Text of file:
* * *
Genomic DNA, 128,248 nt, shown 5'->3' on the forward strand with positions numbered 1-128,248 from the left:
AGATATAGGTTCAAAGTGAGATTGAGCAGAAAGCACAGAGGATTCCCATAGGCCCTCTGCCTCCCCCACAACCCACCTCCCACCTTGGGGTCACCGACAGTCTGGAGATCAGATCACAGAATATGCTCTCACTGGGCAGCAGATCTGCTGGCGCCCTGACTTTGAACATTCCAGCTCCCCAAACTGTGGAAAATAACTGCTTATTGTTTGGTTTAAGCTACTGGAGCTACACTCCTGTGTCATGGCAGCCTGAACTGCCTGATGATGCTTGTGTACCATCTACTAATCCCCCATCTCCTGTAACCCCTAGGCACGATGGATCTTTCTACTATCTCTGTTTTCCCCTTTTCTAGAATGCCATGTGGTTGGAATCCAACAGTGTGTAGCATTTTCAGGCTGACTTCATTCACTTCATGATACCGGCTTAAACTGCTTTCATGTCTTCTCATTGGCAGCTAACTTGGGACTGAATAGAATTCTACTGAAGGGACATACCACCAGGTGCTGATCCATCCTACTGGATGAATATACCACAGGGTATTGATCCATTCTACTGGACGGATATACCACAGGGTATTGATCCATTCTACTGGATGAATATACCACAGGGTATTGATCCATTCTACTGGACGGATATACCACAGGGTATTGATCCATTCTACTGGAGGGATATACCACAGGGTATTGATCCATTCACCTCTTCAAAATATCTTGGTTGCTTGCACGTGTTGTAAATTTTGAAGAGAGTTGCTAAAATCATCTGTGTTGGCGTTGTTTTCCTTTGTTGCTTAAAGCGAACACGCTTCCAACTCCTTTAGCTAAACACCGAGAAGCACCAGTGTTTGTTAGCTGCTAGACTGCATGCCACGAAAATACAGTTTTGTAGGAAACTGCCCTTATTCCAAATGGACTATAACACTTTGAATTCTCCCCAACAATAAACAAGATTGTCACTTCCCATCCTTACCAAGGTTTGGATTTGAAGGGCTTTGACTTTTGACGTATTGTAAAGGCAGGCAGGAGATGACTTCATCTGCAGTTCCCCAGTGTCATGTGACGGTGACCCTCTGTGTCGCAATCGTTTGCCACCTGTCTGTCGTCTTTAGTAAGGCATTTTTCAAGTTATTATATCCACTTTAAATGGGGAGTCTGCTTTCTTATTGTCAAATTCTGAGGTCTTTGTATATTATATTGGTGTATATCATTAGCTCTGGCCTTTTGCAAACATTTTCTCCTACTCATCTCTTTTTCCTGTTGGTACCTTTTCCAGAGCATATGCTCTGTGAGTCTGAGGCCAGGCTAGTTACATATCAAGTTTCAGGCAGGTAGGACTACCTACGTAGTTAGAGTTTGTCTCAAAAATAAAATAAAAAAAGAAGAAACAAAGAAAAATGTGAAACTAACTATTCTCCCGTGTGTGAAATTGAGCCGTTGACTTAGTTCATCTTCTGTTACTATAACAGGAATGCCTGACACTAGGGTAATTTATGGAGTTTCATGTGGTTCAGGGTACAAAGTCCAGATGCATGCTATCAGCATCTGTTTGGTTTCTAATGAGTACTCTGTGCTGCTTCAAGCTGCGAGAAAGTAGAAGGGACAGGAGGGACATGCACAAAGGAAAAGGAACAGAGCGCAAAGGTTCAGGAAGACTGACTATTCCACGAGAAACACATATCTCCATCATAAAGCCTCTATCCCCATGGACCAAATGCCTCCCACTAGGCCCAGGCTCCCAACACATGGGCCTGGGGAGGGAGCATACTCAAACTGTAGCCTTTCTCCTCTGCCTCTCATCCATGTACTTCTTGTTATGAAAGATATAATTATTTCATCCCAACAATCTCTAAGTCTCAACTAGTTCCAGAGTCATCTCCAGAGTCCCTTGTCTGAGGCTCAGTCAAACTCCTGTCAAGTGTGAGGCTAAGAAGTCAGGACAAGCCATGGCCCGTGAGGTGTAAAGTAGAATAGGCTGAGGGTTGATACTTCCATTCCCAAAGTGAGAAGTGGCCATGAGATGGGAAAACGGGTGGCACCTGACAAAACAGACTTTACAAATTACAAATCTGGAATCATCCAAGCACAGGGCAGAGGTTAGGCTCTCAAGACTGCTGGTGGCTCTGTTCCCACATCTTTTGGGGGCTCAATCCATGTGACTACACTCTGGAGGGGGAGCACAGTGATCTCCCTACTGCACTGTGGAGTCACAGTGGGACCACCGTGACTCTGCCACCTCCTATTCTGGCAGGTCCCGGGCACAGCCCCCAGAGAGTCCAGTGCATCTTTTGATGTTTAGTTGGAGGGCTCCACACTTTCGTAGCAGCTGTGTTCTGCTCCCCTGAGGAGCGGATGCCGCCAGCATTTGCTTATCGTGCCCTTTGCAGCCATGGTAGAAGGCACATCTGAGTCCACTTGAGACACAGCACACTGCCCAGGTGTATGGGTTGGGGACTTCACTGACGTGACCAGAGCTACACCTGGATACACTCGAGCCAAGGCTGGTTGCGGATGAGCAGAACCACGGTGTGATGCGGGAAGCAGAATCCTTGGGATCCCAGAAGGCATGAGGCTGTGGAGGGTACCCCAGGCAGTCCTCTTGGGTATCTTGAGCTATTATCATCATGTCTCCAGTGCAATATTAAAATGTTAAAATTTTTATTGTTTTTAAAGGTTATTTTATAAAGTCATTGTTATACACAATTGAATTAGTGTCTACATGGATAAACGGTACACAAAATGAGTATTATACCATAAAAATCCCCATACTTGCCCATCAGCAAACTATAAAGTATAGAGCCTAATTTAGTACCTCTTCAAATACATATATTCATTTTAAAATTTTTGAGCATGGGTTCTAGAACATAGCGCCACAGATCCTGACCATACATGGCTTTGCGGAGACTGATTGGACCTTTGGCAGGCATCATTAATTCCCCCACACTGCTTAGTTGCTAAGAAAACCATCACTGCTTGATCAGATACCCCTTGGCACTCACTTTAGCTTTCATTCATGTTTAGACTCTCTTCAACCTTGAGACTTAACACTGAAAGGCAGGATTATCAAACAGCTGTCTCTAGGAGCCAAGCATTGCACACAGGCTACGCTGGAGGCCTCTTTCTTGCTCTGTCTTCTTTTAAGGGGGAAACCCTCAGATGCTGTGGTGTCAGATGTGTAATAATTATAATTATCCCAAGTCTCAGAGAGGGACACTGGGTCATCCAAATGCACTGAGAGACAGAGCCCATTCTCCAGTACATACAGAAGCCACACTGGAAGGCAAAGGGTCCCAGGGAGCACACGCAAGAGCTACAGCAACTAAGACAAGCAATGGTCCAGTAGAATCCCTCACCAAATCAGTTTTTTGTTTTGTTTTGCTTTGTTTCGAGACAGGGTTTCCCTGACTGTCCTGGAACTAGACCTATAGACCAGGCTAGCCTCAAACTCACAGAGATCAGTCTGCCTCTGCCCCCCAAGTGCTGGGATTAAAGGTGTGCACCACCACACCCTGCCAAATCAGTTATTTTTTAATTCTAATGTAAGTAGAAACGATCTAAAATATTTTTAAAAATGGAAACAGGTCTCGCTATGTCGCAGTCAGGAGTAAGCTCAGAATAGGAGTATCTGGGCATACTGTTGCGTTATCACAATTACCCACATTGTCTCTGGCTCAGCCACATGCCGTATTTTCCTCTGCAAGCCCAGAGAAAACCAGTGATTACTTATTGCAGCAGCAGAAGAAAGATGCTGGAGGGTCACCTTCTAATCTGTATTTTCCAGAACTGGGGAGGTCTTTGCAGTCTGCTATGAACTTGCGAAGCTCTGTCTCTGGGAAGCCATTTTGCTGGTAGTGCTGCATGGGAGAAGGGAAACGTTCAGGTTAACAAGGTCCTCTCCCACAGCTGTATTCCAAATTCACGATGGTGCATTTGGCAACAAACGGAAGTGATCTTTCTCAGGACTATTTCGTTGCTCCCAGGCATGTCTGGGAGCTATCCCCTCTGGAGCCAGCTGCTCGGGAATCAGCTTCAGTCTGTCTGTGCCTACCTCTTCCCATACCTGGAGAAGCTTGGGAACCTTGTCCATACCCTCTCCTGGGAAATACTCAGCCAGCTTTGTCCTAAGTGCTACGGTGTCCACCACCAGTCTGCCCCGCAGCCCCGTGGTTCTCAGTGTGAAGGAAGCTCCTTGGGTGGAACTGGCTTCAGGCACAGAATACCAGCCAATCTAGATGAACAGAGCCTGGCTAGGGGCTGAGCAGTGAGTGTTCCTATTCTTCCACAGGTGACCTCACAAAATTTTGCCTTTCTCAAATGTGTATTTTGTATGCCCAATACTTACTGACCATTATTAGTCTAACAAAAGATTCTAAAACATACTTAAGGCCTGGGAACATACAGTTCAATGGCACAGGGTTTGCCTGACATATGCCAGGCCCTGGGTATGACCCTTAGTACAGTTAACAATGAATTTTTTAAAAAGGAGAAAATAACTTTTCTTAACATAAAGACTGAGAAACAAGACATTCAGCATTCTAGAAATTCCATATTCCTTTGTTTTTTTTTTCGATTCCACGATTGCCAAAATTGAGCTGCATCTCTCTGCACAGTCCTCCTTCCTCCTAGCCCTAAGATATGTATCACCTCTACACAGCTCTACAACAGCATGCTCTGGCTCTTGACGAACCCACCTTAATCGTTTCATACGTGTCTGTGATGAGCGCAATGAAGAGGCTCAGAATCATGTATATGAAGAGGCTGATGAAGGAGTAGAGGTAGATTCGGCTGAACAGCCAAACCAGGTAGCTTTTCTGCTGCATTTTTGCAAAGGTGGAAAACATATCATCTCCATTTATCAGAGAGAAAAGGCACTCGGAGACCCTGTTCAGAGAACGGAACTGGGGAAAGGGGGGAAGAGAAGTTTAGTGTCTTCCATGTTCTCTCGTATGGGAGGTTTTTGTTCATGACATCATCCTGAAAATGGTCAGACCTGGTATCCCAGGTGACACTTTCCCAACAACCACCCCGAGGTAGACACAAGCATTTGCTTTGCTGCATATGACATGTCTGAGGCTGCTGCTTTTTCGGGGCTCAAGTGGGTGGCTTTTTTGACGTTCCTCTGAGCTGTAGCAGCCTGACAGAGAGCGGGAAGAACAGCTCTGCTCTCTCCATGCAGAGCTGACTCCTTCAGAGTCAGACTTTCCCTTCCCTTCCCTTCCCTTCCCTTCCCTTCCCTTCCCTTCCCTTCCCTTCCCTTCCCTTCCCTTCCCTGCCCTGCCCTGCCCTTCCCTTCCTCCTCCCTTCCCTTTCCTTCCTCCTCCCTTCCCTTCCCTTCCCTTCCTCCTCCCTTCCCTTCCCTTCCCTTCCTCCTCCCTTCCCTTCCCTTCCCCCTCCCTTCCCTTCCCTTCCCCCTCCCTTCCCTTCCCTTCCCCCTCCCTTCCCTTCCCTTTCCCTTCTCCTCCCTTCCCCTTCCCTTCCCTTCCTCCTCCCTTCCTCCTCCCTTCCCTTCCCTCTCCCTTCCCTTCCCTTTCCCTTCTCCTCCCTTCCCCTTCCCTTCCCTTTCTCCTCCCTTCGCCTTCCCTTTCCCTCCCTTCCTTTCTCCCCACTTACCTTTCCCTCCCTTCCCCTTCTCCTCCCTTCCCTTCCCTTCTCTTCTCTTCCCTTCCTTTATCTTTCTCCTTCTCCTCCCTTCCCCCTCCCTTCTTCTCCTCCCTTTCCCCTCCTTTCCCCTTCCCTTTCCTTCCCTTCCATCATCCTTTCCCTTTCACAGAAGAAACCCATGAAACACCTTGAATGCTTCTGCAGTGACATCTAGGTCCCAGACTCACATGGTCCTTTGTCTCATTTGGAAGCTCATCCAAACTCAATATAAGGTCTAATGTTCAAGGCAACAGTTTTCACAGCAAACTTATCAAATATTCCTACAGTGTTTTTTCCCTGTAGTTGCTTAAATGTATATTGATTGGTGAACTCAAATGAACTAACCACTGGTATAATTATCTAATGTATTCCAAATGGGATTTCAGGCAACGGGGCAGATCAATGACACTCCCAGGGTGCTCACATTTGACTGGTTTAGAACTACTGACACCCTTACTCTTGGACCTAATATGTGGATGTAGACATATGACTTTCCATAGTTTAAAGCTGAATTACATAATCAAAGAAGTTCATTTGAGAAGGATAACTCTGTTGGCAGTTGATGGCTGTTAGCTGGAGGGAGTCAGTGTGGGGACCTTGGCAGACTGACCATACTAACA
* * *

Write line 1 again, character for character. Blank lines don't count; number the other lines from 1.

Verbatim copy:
Genomic DNA, 128,248 nt, shown 5'->3' on the forward strand with positions numbered 1-128,248 from the left: